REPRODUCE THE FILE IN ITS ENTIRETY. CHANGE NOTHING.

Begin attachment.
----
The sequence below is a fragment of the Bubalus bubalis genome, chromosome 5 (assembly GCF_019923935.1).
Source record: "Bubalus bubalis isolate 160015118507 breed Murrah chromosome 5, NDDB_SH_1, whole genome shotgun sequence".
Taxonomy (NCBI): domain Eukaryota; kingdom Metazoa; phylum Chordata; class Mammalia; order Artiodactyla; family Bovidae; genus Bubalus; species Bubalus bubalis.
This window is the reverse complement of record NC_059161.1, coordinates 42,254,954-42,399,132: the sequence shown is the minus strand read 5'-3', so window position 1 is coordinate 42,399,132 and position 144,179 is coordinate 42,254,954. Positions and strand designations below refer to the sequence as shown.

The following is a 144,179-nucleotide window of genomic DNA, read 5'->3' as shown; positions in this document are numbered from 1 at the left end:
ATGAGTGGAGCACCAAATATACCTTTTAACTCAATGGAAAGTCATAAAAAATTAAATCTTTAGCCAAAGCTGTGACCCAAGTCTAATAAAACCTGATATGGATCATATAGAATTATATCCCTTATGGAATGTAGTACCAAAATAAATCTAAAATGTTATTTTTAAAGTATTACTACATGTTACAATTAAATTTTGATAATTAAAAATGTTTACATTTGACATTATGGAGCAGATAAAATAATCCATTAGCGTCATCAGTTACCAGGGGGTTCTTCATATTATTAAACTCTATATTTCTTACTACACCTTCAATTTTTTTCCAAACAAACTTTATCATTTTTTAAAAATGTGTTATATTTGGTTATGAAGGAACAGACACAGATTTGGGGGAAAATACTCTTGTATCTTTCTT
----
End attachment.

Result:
The sequence below is a fragment of the Bubalus bubalis genome, chromosome 5 (assembly GCF_019923935.1).
Source record: "Bubalus bubalis isolate 160015118507 breed Murrah chromosome 5, NDDB_SH_1, whole genome shotgun sequence".
Taxonomy (NCBI): domain Eukaryota; kingdom Metazoa; phylum Chordata; class Mammalia; order Artiodactyla; family Bovidae; genus Bubalus; species Bubalus bubalis.
This window is the reverse complement of record NC_059161.1, coordinates 42,254,954-42,399,132: the sequence shown is the minus strand read 5'-3', so window position 1 is coordinate 42,399,132 and position 144,179 is coordinate 42,254,954. Positions and strand designations below refer to the sequence as shown.

The following is a 144,179-nucleotide window of genomic DNA, read 5'->3' as shown; positions in this document are numbered from 1 at the left end:
ATGAGTGGAGCACCAAATATACCTTTTAACTCAATGGAAAGTCATAAAAAATTAAATCTTTAGCCAAAGCTGTGACCCAAGTCTAATAAAACCTGATATGGATCATATAGAATTATATCCCTTATGGAATGTAGTACCAAAATAAATCTAAAATGTTATTTTTAAAGTATTACTACATGTTACAATTAAATTTTGATAATTAAAAATGTTTACATTTGACATTATGGAGCAGATAAAATAATCCATTAGCGTCATCAGTTACCAGGGGGTTCTTCATATTATTAAACTCTATATTTCTTACTACACCTTCAATTTTTTTCCAAACAAACTTTATCATTTTTTAAAAATGTGTTATATTTGGTTATGAAGGAACAGACACAGATTTGGGGGAAAATACTCTTGTATCTTTCTT